The Cottagers have come a long way since the days of Rufus Brevett and Barry Hayles, and so have their kits. The latest may be a template, but we are very keen on the black sleeves and panelling above the chest, and the BetVictor typeface is easily the best of the betting sponsors.
Palace are another of those clubs that have struggled in recent years to produce a shirt that is both traditional and modern, often veering wildly in one direction or another. Over the past decade, they’ve tried just about everything: broad stripes, narrow stripes, no stripes, even a Blackburn-style halved design.
Their latest from Puma might be one of the best. The red stripes (described as arrows by the club) don’t extend fully to the crew neck, and the W88 sponsor looks far more crisp in comparison to its ManBetX predecessor. For us, Palace’s best kit in over twenty years.
There’s a lot to like about Leicester City’s latest. Adidas, like their many predecessors, have thus far opted against tinkering with the deep blue hue. The gold touches on the cuffs dovetail very nicely with the crown of the logo. And though we consider the travel retail group one of the more wholesome kit sponsors, the Thailand Smiles With You message is a refreshing change.
But (and it’s a big but). It’s a template, rolled out across multiple clubs across the globe - and, colours aside, is very similar to number 13 on this list. Adding a couple of bands of gold isn’t enough to propel this into the top half.
How does a West Ham shirt push towards the top half when the league’s other two claret and blue jerseys are propping up the table? Good question. Simply put, it comes down to heritage.
For the 125th anniversary kit, Umbro have once again gone with a sixties-style crew collar, and they haven’t mucked around with the sleeves, which are kept entirely distinct from the body. The sponsor – yes, yet another betting firm – is clean and bold, and the retro-style club crest is in keeping with the rest of the shirt. Another winner from England’s biggest name in kit.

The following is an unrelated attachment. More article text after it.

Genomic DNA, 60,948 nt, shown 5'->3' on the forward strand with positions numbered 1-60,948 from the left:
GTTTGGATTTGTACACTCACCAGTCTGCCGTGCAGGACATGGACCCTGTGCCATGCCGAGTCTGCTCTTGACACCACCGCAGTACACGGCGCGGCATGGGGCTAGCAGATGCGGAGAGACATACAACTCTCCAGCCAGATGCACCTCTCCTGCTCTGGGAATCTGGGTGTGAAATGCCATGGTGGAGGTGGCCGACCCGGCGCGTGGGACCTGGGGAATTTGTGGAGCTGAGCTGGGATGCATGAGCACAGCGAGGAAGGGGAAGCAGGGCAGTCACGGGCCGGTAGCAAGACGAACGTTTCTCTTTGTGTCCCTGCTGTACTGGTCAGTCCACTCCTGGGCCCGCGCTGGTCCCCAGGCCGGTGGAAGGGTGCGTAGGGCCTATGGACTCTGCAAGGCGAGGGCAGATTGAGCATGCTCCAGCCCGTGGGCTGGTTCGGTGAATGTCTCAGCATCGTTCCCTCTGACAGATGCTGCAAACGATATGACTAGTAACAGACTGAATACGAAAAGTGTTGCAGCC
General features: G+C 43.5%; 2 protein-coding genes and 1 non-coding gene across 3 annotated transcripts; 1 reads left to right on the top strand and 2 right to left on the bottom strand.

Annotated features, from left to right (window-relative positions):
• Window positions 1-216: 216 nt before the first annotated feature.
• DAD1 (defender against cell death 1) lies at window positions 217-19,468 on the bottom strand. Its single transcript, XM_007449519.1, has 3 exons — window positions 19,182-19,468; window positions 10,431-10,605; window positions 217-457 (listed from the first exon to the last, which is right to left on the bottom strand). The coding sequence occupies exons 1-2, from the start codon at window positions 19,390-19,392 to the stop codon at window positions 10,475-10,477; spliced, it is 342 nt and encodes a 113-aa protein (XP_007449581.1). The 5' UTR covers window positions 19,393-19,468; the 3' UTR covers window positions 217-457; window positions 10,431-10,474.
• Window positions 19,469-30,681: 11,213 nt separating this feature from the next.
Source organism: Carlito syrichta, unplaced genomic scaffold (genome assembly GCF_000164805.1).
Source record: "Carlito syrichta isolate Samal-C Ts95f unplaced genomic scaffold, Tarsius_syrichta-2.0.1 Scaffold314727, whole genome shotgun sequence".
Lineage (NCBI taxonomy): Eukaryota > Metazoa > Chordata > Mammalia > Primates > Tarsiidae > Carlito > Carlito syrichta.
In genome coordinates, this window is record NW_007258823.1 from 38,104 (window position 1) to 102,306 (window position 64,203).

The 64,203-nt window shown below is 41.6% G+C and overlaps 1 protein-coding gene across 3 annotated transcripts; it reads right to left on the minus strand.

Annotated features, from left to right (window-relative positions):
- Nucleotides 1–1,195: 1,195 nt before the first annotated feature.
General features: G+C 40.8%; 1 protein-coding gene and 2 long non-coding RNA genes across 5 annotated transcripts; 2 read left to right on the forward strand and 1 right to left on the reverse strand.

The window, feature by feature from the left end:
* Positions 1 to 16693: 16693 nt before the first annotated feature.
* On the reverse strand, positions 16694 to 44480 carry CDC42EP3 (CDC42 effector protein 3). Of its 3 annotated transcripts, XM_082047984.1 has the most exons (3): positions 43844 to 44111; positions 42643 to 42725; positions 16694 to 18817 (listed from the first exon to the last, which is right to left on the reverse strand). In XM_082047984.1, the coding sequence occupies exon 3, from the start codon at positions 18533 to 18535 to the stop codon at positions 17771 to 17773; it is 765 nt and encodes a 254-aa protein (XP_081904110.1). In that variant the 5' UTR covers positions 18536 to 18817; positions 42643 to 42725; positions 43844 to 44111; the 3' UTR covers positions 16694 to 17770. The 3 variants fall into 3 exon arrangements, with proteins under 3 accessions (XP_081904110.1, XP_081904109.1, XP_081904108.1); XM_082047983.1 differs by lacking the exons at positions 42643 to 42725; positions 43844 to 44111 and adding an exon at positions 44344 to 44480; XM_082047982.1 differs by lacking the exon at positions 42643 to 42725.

Much like Steve Bruce’s side, Puma’s 2019-20 shirt wasn’t exactly easy on the eye. The press release said it paid homage to the 50th anniversary of the Fairs Cup triumph. In practice, that meant adding a sixties-style crew neck to a shirt which otherwise bore no resemblance to that worn in 1969. Bobby Moncur certainly didn’t lift the trophy with FUN88 emblazoned across his chest.
Free of their own quasi-historical design nonsense, Puma have ironically produced a shirt far more in keeping with club tradition. Most of this is down to the increased number of stripes down the body; any number less than seven is sacrilege in our eyes. Not spectacular, but safely mid-table. Minus points for the red player lettering, though.
For a decade, Umbro and Nike looked for ways to stamp their identity onto the sky blue City shirts. For the most part, any tangible experimentation – contrasting sleeves, motion lines, colour panels - was consigned to the sleeves and sides.
Not so with Puma’s latest effort. The all-over mosaic pattern is said to be inspired by Manchester’s famous Northern Quarter artworks. Rather than changing up the sleeves for the umpteenth time or adding rather inconsequential trim, we like that Puma have taken a risk with this year’s design. It’s not quite a Manc masterpiece, but it’s a unique composition all the same.
Wolverhampton Wanderers has evolved at a frightening pace in recent years; a transition very much reflected in their kit. No longer are they plucky Premier League underdogs turning out in cheap Le Coq Sportif shirts, sponsored by Doritos or British betting firms. No, now they are firmly entrenched European challengers, wearing the same kit as the big boys, and are backed by East Asian betting firms (as is the way these days).
Except it’s not the same kit as the big boys: it’s better than many of them. The repeater pattern, reminiscent of Netherlands ’88, is sublime, and the matte black sleeves are a much-needed contrast for the shiny gold chest. Some might say it’s a bit much, but we’d take ostentation over the 2011-12 equivalent.
It’s 1983, and Second Division outfit Brighton have held their own against a much-fancied Manchester United in the FA Cup Final. Gordon Smith is presented with a chance to win it late in extra time. His shot is smothered, the game finishes a draw, and United thrash the underdogs in the replay.